All of these are at least 5 gallon boils that ended with 4.75 - 5 gal in the fermenter. All of the above are extract kits from my local home home brew store in Los Altos. Does anyone know why I would be coming out low?
There are a few possibilities:

1.) The wort was not well-mixed when you took the OG reading, or you didn't temperature-correct your reading
2.) You overdiluted the wort
3.) The kit shorted you on extract

Post a complete recipe, and we can check if #3 is the problem.
 

Hanr3

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I was reading the 10 tips thread and had a question that relates to this thread. Does the volume of water you steep the grains in make a difference?

I have been steeping at the same volume of water I add the extract too and then boil it. I gather by the 10 tips thread that I should be steeping in much less water. Will the volume of water affect the alcohol volume?
 

double_e5

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Another thing could be the temp your sample is at. Also have you tested your hydrometer in distilled water? Looking at your readings they are all about 15 points off.
 

Baboon

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This happened to me today. I made the Northern Brewer's barleywine recipe. I was supposed to hit 1.082 for my OG, but the reading was 1.070. I don't know what I did wrong. Everything really seemed to go well and the temperatures were perfect. The boil was good, cooling was good, and everything was added at the right time.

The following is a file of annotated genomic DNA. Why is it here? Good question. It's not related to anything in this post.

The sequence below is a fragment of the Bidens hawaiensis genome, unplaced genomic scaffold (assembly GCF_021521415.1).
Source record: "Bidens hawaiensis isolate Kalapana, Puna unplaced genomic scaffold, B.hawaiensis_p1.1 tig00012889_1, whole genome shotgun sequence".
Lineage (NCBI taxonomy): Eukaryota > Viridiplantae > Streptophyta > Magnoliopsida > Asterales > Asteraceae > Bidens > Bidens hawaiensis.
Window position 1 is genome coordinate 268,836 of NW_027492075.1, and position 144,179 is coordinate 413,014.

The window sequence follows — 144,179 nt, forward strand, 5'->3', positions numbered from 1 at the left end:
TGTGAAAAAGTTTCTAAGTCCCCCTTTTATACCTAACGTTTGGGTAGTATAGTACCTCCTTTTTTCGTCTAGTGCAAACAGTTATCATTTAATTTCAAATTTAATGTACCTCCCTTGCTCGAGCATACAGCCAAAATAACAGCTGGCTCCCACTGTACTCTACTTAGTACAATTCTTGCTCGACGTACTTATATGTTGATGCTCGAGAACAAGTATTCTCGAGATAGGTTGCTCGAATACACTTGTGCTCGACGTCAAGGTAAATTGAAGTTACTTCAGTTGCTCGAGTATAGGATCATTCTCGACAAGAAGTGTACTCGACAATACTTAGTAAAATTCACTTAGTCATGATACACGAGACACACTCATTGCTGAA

Man, a 6% barleywine will probably suck. I hope that FG drops real low.

Here's the recipe from their website:

Barley Wine Extract Kit -- Kit Inventory Sheet

I dunno.
 

Kass_Brauhaus

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Are you partial mashing or steeping grains?

The answer differs depending on what you do. For partial mashing, the amount of sugars is significant, for steeping grains it's a very small percentage of the total sugars.
I have been steeping grains, so I guess the contribution is insignificant. If it's because of the temperature correction I'm going to turn in my man-card...
 
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CouchFarmer

CouchFarmer

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There are a few possibilities:

1.) The wort was not well-mixed when you took the OG reading, or you didn't temperature-correct your reading
2.) You overdiluted the wort
3.) The kit shorted you on extract

Post a complete recipe, and we can check if #3 is the problem.
1.) I check my original gravity after it's been aerated by pouring it though a mesh strainer or siphon w/ holes punched in it. If that doesn't mix it properly then I need to change something. I don't think it's the temperature correction and I checked the calibration of my hydrometer.